The frightening implications of California’s first million-acre fire
It was mid-August and California was experiencing yet another bout of extreme weather.
In Death Valley, the thermometer at the Furnace Creek Visitor Center displayed one of the hottest — if not the hottest — temperatures ever recorded on Earth: 130 degrees.
Up in Northern California, an unusually fierce lightning storm lighted up the skies and ignited numerous wildfires, stretching from the Salinas Valley and the Santa Cruz Mountains north into the Mendocino National Forest and beyond.
More than 12,000 lightning strikes were recorded over the next 96 hours. In the weeks that followed, 37 of those small fires morphed and merged into what was to become the largest wildfire California had ever seen: the August Complex.
On Monday, it reached “gigafire” status, burning more than 1 million acres, setting a new record for the state and offering what experts say is a terrifying window into how climate change and other factors such as mismanaged forests are worsening the state’s fire danger.
“It’s almost just kind of like a debt that we’ve accrued, and that we’re finally paying on it,” said Brandon Collins, a fire scientist at UC Berkeley.
In the 50 days since that lightning storm set the area ablaze, the August Complex has expanded into seven counties, including Mendocino, Humboldt, Trinity, Tehama, Glenn, Lake and Colusa. Even Monday, it continued to threaten communities as firefighters struggled to gain greater control of the inferno.
The sheer size of the fire is hard to fathom.
“It makes up more than all of the fires that occurred between 1932 and 1999,” Gov. Gavin Newsom said Monday. “If that’s not proof-point testament to climate change, I don’t know what is.”
The August Complex has contributed to the worst fire season California has ever recorded: 4 million acres in California have burned to date — far exceeding the previous record of more than 1.8 million set in 2018. One firefighter, Diane Jones, 63, lost her life trying to battle the blaze.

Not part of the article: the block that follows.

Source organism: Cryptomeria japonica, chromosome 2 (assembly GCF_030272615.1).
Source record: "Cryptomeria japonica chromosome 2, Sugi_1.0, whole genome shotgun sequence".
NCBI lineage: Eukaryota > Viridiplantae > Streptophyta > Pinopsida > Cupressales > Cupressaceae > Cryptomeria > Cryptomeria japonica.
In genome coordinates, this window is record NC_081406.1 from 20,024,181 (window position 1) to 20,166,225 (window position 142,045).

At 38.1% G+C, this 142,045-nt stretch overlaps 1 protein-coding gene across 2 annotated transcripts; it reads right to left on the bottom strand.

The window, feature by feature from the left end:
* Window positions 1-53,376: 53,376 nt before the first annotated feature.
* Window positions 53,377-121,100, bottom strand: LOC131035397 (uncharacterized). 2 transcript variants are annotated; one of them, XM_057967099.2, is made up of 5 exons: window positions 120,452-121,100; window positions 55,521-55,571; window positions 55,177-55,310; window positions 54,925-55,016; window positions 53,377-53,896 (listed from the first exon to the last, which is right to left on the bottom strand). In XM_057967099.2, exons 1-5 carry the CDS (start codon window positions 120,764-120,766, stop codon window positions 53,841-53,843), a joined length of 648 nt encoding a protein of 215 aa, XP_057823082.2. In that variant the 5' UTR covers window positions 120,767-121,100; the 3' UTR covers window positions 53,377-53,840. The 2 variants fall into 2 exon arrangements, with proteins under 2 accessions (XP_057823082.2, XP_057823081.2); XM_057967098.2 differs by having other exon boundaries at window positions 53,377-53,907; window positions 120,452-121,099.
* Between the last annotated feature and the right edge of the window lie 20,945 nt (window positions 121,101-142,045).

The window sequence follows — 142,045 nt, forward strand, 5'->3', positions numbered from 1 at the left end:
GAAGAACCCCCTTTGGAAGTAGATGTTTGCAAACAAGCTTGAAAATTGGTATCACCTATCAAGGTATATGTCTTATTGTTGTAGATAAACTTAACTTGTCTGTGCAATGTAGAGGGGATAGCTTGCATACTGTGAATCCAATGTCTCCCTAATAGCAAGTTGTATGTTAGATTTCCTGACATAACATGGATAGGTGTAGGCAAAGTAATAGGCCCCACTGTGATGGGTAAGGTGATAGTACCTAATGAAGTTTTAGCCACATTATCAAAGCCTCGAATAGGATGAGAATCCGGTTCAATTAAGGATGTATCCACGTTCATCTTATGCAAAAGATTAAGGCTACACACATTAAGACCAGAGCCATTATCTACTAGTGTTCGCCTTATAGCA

“This is a wake-up call,” said Bill Patzert, a climatologist who spent several decades at the NASA Jet Propulsion Laboratory in La Cañada Flintridge. “California burns every year, but it didn’t burn a half a century ago like it is today. The stage is evolving.”
Increased global temperatures driven by carbon emissions also contributed to 2020’s extreme fire conditions. California saw its hottest August on record, only to break at least six more temperature records in September. Fourteen of the last 21 years have also seen below-average rainfall in the state.
Combined, the factors were a recipe for creating the vast swaths of bone-dry vegetation that have fed the August Complex for weeks. The fire has burned its way through three national forests, including Mendocino, Shasta-Trinity and Six Rivers.
“I can’t remember when we got any rain last,” said Mendocino National Forest spokeswoman Punky Moore.
Moore described an endless string of hot, dry, smoky days for fire crews battling the blaze, often amid low visibility and steep, rocky terrain. Nearly 4,000 aerial and ground personnel from the California Department of Forestry and Fire Protection and the U.S. Forest Service — as well as 138 National Guard personnel and crews from as far away as Montana, Texas, Washington and New Jersey — are on hand to assist in the fight.
“There were several times when the fires doubled in size,” Moore said of the August Complex’s growth. “When they doubled in size, we knew it was going to get large.”
There are a number of reasons why the blaze got so big.
Severe bouts of lightning have struck Northern California and caused a huge number of wildfires before; it happens roughly every 15 years or so, such as during the lightning-sparked fires of June 2008 and those that formed around September 1987, said Scott Stephens, professor of fire science at UC Berkeley.
But while the 1987 and 2008 fires happened to hit mostly remote country, like in the Sierra Nevada and Klamath mountain ranges, this year the lightning also extended to the urban Bay Area.
The result was that the state was particularly stretched for firefighting manpower, and much of the firefighting attention was focused on the Bay Area, and officials could not afford more resources on more rural fires like the August Complex.
“It was just an overwhelming number of fires early. And then resources that were then stretched thin,” Stephens said. “And this one, just based on a prioritization, was given a lower priority, and it continued to get bigger and bigger.”
The mix of widespread dry lightning with the hottest August on record in California that dried out the vegetation primed the landscape for disaster.